Both at home and abroad Statoil has been recognized as a environmentally and security- conscious company. But Statoil’s unwavering engagement in the Canadian tar sands industry, along with its decision in 2011 to get involved in American shale oil – another dirty and unsustainable project, has damaged the company’s former sound reputation.
Highly questionable is also Statoil’s membership in the American so-called Consumer Energy Alliance, a lobby that is sponsored by industries with the aim of influencing USA’s climate policies in favour of the oil industry.
Statoil’s involvement in tar sands exploitation undermines Norway and Statoil’s credibility as a nation and a company that takes climate change, environmental protection and the rights of indigenous peoples seriously. Therefore we will urge the board of Statoil and the government as the major shareholder to engage in a constructive dialogue aiming to find the best solution for Statoil’s withdrawal from the tar sands of Canada and from similar non-sustainable unconventional energy sources.
At Statoil’s general assembly on May 15th, we expect that board members and representatives of the committee on health, environment, security and ethics issues, will be present and available for questions from shareholders regarding the above-mentioned matters.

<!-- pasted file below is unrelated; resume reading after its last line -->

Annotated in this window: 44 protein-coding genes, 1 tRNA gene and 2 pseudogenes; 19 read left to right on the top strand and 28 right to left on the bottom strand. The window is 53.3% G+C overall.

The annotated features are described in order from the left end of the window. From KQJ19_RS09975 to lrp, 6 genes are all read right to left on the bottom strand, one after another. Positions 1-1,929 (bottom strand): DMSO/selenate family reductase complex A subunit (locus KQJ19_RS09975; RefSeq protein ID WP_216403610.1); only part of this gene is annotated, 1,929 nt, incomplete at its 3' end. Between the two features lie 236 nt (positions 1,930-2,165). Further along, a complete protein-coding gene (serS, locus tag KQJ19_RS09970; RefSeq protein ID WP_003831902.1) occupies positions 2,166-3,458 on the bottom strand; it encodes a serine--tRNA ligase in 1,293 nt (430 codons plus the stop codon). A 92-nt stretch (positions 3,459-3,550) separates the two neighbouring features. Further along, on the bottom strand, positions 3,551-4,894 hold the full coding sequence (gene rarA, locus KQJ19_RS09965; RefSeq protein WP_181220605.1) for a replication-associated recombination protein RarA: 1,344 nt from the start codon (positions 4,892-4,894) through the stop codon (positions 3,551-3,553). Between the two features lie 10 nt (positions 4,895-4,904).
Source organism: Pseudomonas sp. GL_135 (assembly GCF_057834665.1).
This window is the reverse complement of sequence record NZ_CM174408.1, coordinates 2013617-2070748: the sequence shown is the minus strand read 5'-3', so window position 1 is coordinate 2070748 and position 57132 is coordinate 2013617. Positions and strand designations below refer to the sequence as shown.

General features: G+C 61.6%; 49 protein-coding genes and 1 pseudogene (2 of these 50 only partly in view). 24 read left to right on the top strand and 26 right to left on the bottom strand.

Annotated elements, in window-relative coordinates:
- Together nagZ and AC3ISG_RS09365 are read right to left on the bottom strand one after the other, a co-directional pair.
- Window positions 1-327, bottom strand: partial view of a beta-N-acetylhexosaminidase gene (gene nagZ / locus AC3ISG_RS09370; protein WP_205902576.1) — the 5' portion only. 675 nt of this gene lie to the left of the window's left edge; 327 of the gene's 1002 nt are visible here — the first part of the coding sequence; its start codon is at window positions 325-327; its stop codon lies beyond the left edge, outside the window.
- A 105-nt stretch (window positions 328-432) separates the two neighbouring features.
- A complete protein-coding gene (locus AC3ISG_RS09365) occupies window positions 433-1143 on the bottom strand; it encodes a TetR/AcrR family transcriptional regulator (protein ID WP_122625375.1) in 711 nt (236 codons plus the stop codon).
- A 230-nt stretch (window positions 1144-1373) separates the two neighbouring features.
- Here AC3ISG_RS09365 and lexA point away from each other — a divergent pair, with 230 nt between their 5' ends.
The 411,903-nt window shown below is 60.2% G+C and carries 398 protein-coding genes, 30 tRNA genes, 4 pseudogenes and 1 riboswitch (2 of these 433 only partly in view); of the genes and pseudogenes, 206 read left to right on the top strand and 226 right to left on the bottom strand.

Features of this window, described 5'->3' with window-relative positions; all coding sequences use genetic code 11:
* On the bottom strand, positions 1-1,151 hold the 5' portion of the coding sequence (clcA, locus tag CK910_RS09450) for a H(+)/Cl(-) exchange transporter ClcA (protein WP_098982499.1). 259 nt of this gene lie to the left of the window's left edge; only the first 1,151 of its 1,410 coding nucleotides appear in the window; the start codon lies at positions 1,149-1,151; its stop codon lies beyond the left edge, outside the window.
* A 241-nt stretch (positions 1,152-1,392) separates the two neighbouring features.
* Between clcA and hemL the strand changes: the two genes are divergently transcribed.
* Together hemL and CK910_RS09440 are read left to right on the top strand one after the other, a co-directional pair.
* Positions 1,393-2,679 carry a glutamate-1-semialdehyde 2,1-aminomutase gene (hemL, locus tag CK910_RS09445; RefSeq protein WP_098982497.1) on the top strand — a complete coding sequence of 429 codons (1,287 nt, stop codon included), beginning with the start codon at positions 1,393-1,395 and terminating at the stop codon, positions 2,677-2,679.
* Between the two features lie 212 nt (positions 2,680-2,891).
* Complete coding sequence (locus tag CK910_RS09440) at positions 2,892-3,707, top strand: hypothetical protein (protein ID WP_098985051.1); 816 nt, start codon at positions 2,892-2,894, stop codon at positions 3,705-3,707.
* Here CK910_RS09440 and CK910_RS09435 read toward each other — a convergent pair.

We look forward to your reply to our letter.
Halfdan Wiik, leader, Grandparents Climate Campaign, Norway,
Concerned Scientists Norway, chair Beate Sjåfjell Greenpeace Norway, leader Truls Gulowsen WWF-Norway, secretary-general Nina Jensen
Attac Norway, leader Benedikte Pryneid Hansen
Changemaker Norway, leader Markus Nilsen Rotevatn
Church of Norway Council on Ecumenical and International Relations, secretary-general Berit Hagen Agøy
Friends of the Earth Norway, leader Lars Haltbrekken
Green Living, secretary-general Tone Granaas
Green Youth, spokesperson Hallvard Surlien
Nature and Youth, leader Silje Lundberg
Norwegian Green Party, spokesperson Hanna Markussen
Norwegian network on climate and health, leader Lars Thore Fadnes
Norwegian Young Christian Democrats, leader Elisabeth Løland
Red Youth, leader Iver Astebøl
Sami Church Council, secretary-general Tore Johnsen
Spire – the Development Fund’s youth organization, leader Julia Dahr The Norwegian Christian Democratic Party, leader Knut Arild Hareide The Future in our hands – FIOH, leader Arild Hermstad
The Liberal Party of Norway, leader Trine Skei Grande
The Norwegian Climate Network, chair Camilla Moneta
The Norwegian Forum for Environment and Development (ForUM), secretary-general Andrew Preston
The Red Party, leader Turid Thomassen
The Socialist Youth League of Norway, leader Olav Magnus Linge
The young liberals of Norway, leader Sveinung Rotevatn
Unio, Confederation of unions for professionals, leader Anders Folkestad
YWCA-YMCA Global, head of international affairs, Fredrik Glad-Gjernes
Copy: The government, by prime minister Jens Stoltenberg
The Parliament, by represented political parties
See relevant link to Stavanger Aftenblad’s commentary on feature article written by former chair of Statoil’s board, Inge Johansen, and former UN director, Svein Tveitdal,
MY COMMENT — Why hasn’t CARP mounted a similar campaign here? In checking the Campaign page on the website of the Canadian Association of Retired Persons (CARP), this agency is missing in action when it comes to climate change. It’s time for Canada’s seniors to demand CARP to rise to the challenge set by the Norwegian Grandparents Climate Campaign. After all the tar sands are a stain on our nation.